As displayed in Table I, we evaluate the performance of four different algorithms using the three ground truth measures described in Section IV-A. Information about the views and likes received by an advertisement online is the easiest to obtain and directly provides a real-time opinion of the general public on its success. However, with this measure it is often difficult to control for adversarial effects and noise (e.g. arbitrarily liking or disliking a video), and it lacks provenance. The metric using comment sentiment strength is also easy to acquire and compute, however its quality and efficacy might be somewhat limited by the accuracy of the sentiment detection algorithm in addition to the other factors described above with the “likes”-based measure. The quality of the assessment of an advertisement’s success is undoubtedly the best judged by a detailed user study where many of these confounding factors can be controlled for; however, this is expensive and often not feasible to perform each time a new advertisement needs to be appraised.

We do note the following interesting trend as it relates to selecting the best model. Regardless of which measure is adopted, the performance trends are near identical. The multimodal LSTM significantly outperforms the other models, followed by the multimodal DBM, and then the SVM and logistic regression classifiers. This rank order of algorithmic performance in terms of their accuracy and F1-score is the same no matter which measure is used as ground truth. The fact that text features alone are able to achieve a higher performance than the visual and auditory features individually is also corroborated by all the measures. Hence, for the purpose of evaluation and model selection we hypothesize that one can employ metrics derived from easily available online information such as likes, views and comments received by advertisements, rather than opting for the often much more expensive method of performing a user study.

Having said this, we note that using the most expensive method of a user study as ground truth gives a statistically significant improvement in performance over the other measures. For instance, the difference in accuracy between the LSTM evaluated on the user study and on the ratio of likes per visits has a p-value of 0.04123 whereas the difference in F1-score between the two has a p-value of 0.0133, using a McNemar’s paired test of significance. Both these values are considered significant.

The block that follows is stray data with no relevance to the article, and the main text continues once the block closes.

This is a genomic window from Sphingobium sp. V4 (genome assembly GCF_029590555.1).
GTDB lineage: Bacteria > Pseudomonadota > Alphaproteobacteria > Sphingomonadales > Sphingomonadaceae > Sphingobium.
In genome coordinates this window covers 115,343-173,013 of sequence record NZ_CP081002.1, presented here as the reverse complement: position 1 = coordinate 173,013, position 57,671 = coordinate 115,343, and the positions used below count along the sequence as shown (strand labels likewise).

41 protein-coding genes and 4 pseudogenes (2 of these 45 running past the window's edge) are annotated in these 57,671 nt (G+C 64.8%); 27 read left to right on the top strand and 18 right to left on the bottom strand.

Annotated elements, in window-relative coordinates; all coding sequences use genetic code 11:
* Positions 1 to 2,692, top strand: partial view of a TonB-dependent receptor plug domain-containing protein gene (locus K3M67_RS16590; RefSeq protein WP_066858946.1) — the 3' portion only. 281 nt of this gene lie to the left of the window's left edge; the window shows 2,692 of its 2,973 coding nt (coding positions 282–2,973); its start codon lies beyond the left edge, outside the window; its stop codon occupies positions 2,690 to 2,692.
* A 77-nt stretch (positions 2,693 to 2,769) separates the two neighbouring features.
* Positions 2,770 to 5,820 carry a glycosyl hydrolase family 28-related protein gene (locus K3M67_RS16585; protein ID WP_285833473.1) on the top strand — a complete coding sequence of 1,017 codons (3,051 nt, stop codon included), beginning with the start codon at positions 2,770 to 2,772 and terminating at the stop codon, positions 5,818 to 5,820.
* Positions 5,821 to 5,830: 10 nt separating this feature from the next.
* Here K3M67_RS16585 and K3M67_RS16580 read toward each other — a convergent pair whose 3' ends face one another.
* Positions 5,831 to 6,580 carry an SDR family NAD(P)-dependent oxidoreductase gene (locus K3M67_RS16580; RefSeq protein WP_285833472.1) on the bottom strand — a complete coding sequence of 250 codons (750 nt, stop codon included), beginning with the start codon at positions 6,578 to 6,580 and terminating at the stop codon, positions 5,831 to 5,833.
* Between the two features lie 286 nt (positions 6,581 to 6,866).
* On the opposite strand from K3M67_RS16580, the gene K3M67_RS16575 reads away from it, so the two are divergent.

Iv-B3 Multimedia Feature Analysis

We additionally seek to study which multimedia attributes seem to contribute the most to the success of commercial advertisements. For this purpose we experimented on three kinds of classifiers: Random Forests 

[56], Extra Trees [57]

and Decision Trees 

[58], to select important video and audio features, that can contribute to a high classification accuracy and are the most responsible in distinguishing between the two classes of advertisements. We obtained a classification accuracy in the range of with these classifiers. We show the top essential video and audio features that we obtained via the Random Forest classifier in Table II. The Extra Trees and Decision Tree classifier identified similar if not identical features as important.

Video Feature Audio Feature
Variation of intensity span across temporal segments Timbre width for the third partition of audio
Variation of average saturation across spatial zones Dynamic range for the fourth partition of audio
Average saturation span for the fifth spatial zone Onset spectrum strength for the second partition of audio
Average chroma for the first video segment Onset spectrum strength for the fourth partition of audio
Average intensity span for the third spatial zone Onset spectrum variation for the fourth partition of audio
Average intensity for the first video segment Onset density for the fourth partition of audio
Variation of intensity span across spatial zones Timbre width for the fifth partition of audio
Variation of chroma span across temporal segments Mean of timbre width variation
Average intensity for the second video segment Dynamic range for the second partition of audio
Average chroma span for the fifth spatial zone Onset spectrum strength for the third partition of audio
TABLE II: Top 10 important video and audio features obtained using a Random Forests classifier

In case of the visual attributes, the average intensity and average chroma for the first and second video segments are found to be important. This is understandable because the beginning of the advertisements plays a crucial role in customers deciding whether they want to continue watching it or not. Also features that have been recognized as essential are the average saturation span and average chroma span for the fifth spatial zone, which is the central zone of the screen. This can be because customers pay more attention to the central area of the screen. In case of audio features, we obtain the onset spectrum strength and dynamic range for the second audio partition, which once again showcases the importance of attracting customers at the beginning of the advertisement. Once customers have started watching, the characteristics of the products introduced in the advertisements are reflected by the audio, which are important for an effective advertisement. Thus audio features such as onset spectrum strength, onset spectrum variation, onset density dynamic range are considered important for the consequent and final audio partitions.